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How do we tell each patient’s comprehensive clinical story?

An important goal of PDPM is to boost payment accuracy for the services skilled nursing facilities provide. To accomplish this, SNF teams in turn must also maximize the accuracy & timeliness of the documentation they provide to CMS.


While RUG-IV required at least five assessments over a 90-day stay, the number of assessments under PDPM has been reduced to just two: the five-day initial Medicare assessment; and the discharge assessment on a resident’s last day of stay.


CMS predicts that fewer assessments will reduce the administrative burden for SNF teams. However, because the initial five-day assessment will be the primary determinant of reimbursement, providers must be as accurate and consistent as possible in the patient data they report on the MDS and in the medical record.


How do we effectively capture each patient’s clinical story?


SNF teams now have just eight days to understand a patient’s full clinical picture, gather the necessary data, and submit the five-day assessment. During that short window, collaboration and communication will be imperative. As PDPM approaches, MDS coordinators and SNF teams are honing their internal processes in the following ways:


  • Pre-admission process: Thorough communication with the referring hospital &/or physician will be necessary to clearly understand each patient’s background and the reasoning behind their referral to the SNF.
  • Determination of primary diagnosis: While a patient may have been in the hospital for one reason (e.g. surgery), the reason for their need for skilled services may be different (e.g. infection). SNF teams will have to collaboratively determine what primary diagnosis they will be treating together and what resources will be required for that diagnosis. MDS coordinators must also become experts at the more than 24,000 “Return to Provider” codes, which if used as the primary diagnosis, will cause rejection of the MDS.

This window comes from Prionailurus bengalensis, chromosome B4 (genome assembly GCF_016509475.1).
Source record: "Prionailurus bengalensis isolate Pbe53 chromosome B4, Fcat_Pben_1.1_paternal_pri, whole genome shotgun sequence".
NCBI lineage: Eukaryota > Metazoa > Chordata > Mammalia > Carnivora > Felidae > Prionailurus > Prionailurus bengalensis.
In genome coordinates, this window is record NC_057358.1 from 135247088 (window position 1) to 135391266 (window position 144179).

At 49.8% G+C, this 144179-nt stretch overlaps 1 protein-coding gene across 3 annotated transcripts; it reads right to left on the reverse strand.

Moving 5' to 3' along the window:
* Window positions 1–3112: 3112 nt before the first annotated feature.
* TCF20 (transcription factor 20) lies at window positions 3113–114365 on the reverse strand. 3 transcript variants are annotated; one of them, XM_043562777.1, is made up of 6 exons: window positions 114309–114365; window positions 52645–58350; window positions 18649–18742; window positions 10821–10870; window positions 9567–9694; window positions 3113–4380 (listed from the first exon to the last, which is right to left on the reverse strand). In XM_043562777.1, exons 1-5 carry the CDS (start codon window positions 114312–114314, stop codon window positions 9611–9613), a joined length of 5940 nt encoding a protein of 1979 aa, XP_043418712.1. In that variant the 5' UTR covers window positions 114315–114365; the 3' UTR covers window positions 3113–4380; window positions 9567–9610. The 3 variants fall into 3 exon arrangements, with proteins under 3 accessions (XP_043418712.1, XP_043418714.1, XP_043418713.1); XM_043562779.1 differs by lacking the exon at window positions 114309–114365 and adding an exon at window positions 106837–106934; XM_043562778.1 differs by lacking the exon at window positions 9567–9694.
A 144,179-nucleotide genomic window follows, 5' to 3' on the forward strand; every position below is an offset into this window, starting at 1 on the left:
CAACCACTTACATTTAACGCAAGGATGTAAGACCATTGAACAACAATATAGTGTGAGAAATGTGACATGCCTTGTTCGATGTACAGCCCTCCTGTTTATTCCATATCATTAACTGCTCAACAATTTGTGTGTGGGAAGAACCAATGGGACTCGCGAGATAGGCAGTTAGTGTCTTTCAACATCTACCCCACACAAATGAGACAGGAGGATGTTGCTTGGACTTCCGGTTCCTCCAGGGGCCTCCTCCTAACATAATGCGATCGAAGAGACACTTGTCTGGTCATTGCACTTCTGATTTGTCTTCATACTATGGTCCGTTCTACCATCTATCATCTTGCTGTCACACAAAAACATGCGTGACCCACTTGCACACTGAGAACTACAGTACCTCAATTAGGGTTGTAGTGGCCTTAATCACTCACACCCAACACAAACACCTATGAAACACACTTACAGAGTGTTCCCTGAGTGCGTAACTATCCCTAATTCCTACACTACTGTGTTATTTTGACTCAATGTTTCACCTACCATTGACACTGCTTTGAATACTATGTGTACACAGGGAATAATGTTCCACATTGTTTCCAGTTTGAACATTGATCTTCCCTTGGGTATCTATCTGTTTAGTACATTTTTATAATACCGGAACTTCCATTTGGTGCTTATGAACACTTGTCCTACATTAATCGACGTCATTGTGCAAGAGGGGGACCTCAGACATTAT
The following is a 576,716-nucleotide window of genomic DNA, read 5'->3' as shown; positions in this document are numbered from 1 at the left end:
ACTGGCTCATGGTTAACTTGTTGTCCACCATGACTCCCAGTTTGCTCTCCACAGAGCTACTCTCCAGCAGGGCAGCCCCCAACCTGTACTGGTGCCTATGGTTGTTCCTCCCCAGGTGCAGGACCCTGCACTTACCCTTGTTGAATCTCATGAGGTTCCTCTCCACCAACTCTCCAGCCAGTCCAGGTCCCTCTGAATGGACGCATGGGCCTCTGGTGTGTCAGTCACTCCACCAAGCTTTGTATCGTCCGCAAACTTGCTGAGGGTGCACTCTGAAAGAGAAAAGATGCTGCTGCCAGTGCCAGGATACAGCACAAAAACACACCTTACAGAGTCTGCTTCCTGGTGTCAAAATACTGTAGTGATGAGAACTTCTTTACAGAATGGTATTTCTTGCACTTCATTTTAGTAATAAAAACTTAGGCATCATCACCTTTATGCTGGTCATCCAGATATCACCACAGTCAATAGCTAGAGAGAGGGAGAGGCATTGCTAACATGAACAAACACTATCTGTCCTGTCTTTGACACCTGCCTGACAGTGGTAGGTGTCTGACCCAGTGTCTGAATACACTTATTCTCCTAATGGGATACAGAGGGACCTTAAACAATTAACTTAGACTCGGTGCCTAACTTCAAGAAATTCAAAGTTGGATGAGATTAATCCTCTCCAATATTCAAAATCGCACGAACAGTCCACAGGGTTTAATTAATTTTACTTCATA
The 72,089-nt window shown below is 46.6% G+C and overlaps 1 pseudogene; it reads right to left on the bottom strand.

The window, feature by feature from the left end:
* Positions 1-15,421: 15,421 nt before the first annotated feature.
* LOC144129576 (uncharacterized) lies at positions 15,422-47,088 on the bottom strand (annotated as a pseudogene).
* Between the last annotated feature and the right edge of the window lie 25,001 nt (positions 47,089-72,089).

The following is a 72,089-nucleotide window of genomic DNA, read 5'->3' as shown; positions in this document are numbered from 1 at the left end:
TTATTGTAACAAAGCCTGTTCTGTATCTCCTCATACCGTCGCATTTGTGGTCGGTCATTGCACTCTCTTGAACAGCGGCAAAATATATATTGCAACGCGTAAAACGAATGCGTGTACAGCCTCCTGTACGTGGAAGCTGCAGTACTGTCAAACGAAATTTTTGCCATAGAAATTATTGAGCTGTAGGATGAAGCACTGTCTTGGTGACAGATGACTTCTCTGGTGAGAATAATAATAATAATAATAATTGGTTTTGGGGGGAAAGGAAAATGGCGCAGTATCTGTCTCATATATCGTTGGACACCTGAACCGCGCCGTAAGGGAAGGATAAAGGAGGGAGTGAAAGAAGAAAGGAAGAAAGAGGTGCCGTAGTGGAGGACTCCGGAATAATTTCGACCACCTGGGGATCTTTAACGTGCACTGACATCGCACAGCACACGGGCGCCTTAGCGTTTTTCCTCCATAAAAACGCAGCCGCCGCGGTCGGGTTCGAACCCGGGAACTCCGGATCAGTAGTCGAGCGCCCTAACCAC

• Describing all comorbidities and services: Teams must determine a strategic approach to understanding all of the comorbidities and related treatments & services that determine an individual’s case mix.
  • Pre-bill Claim Review: Ahead of PDPM, members of the IDT are reviewing claims together, validating the information, and ensuring that supporting documentation is in the medical record. This ensures accuracy and lowers the risk of audit or denial of payment.


In addition, SNF teams must decide on the timing for submitting the initial MDS. For example, when should the 5-day assessment be completed – when patient is on IV, begins therapy, or receives a certain treatment? What point in time will best capture the services/resources necessary to treat the patient? 


What if the patient’s clinical story changes during their SNF stay?


The five-day assessment classifies the patient/resident for their entire stay, unless an Interim Payment Assessment (IPA) is filed. CMS says IPAs are “optional” and can be filed when clinical changes warrant a change in PDPM per-diem payment rates. However, note that an IPA could increase or decrease your payment, and filing too many of them could bring scrutiny from CMS.


Discharge assessments: How do we describe what we accomplished during each person’s time under our care?


The ultimate goal of PDPM is to provide better care and achieve better outcomes for patients, while at the same time ensuring that SNFs are appropriately paid for providing that care. While discharge assessments are not tied directly to payment, the data collected therein drives quality measures, five-star ratings, and internal measures for SNFs and their partners.


By accurately capturing and reporting patient data at the end of a skilled stay, SNFs can show how people under their care improve functionally & cognitively, and are able to effectively move to the next level of care. When discharge data is shared with families, physicians, hospitals, and other partners, your accomplishments shine through and tell the story of your SNF’s teamwork, expertise, and quality of care.


Further notes about MDS coding accuracy (especially as it relates to therapy):